One question that I get asked the most is how to get that cool blurry background photo? If you are a budding photographer and are going to use an actual camera to get this type of photo, here are some quick tips and tricks on how to get that cool blurry background photo.
If you do not know what the buttons and dials on your camera are for than you need to find the manual to answer these next questions. Look to see if you are able to use your camera in manual settings. If so, find out which button puts your camera on manual, which button or dial makes your Aperture (also referred to as F Stop) number move and which button or dial makes your Shutter Speed move.
“How wide the shutter is opening”
Remember this phrase… “the smaller the number, the bigger the opening.” Depending on your lens, is depending on how large of an opening you can have. Most standard lenses start at 3.5-5.6. This means you cannot get the opening any larger than 3.5 with this lens.
The larger the opening, the more ‘depth of field‘ you have.’ Depth of field’ means… cool blurry background and foreground. So if you have a low number (bigger opening), your camera will only be totally focused on wherever your point of focus is (that little dot in the center of your screen that tells your camera where to focus) and everything else will be out of focus – blurry.
We are not going to get into shutter speeds in this blog post. However I want you to know that the shutter speed is HOW FAST the shutter opens and closes. We will talk about shutter speeds in a later blog post. 😉
Let’s choose a quick way to start using what you just learned about aperture. Look in your manual to see where you can set your camera to “Aperture priority mode.” This means that YOU CHOOSE your aperture and your camera will compensate and choose the shutter speed. Thus, still getting a properly exposed image.
After you get comfortable using the aperture priority mode, than you can start experimenting using the manual mode which is normally marked as an “M.” Then you can choose the shutter and the aperture.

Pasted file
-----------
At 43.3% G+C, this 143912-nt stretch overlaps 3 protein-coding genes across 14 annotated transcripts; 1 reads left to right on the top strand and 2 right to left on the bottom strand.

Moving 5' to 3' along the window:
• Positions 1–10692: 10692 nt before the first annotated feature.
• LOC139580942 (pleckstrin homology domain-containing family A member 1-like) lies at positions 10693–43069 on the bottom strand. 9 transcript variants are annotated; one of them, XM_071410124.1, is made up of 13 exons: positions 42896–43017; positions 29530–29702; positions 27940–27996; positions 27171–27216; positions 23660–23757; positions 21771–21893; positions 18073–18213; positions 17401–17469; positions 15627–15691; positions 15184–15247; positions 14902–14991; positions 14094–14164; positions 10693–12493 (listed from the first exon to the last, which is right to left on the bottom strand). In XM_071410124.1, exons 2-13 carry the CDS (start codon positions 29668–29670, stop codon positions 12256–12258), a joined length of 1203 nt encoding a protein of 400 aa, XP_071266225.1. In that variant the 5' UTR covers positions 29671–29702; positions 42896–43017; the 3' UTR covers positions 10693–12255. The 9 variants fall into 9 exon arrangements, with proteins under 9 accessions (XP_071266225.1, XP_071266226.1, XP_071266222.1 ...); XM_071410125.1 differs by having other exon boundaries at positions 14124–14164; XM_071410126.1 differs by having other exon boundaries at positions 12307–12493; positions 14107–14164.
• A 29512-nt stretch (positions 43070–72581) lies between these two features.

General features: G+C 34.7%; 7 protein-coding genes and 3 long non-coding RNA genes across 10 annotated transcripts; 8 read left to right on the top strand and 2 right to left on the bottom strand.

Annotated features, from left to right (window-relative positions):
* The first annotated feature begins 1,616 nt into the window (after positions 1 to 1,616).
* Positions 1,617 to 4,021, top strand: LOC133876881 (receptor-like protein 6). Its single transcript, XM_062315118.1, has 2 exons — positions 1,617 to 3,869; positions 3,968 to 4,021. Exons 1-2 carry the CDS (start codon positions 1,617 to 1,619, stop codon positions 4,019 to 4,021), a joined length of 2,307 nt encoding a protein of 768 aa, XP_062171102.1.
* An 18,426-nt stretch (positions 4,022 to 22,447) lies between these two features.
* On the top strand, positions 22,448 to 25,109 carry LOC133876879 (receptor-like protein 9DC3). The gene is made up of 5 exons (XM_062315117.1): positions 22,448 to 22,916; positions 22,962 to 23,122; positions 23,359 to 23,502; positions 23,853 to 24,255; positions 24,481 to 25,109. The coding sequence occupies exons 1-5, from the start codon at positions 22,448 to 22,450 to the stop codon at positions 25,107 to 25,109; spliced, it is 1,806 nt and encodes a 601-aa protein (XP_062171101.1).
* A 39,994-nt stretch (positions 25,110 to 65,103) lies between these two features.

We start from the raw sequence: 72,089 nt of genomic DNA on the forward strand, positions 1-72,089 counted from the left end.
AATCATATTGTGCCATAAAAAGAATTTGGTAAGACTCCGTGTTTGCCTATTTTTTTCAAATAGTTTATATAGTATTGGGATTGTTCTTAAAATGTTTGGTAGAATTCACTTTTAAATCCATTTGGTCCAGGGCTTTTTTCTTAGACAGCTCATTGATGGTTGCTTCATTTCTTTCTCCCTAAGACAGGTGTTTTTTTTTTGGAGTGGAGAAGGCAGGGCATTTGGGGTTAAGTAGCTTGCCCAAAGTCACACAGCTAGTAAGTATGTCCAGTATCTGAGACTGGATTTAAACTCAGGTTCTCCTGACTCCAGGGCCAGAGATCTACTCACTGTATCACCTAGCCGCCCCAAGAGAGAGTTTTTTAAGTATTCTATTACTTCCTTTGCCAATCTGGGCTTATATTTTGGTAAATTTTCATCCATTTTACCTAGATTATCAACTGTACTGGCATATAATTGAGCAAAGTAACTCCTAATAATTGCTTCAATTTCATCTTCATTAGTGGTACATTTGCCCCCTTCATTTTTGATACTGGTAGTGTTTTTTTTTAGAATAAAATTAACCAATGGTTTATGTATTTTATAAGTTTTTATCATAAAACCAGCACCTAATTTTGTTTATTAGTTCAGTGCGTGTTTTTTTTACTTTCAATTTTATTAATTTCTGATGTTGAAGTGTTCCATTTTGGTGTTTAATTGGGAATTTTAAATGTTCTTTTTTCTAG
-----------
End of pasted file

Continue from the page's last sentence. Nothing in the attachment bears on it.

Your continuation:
If you want to see a really big difference, use a zoom lens on your camera and set it to it’s lowest number aperture (F-Stop), stand back from your subject and zoom in on them. OR, purchase a 1.8 or 2.8 fixed lens. Fixed means it will not zoom at all. You are the zoom with a fixed lens. It is the most inexpensive way to get that ‘cool blurry effect’ without having to purchase the really expensive lenses that have multiple zoom options and low F-Stops.
A word of warning… If you are photographing a big group, (or anything at more than one distance) you need to take into consideration the depth of the group. There will be distance in each row. You don’t want to have a wide aperture like 3.5 or only one row of your subjects will be in focus. With a group like this, the widest you want to go is f8.
These were all taken with a wide aperture/f-stop. So set your camera at a low number.
Well, there yah have it! Now you know how to get that cool blurry background photo! I challenge you to set your camera to aperture priority setting and go out and practice what I just taught you. Please comment with any questions and I’ll try to answer them for you. I’d love for you to post some of your photos in the comment section below! Happy picture taking!
TAKE ME TO THE TOP
@2019 HARRISBURG, PENNSYLVANIA PHOTOGRAPHY ALL RIGHTS RESERVED
SITE DESIGN Davey & Krista
We don't like spam either. We' only send out one email a month.
Join the list
FIND YOUR WAY Around
I mean, who doesn't like to check out cool pics?!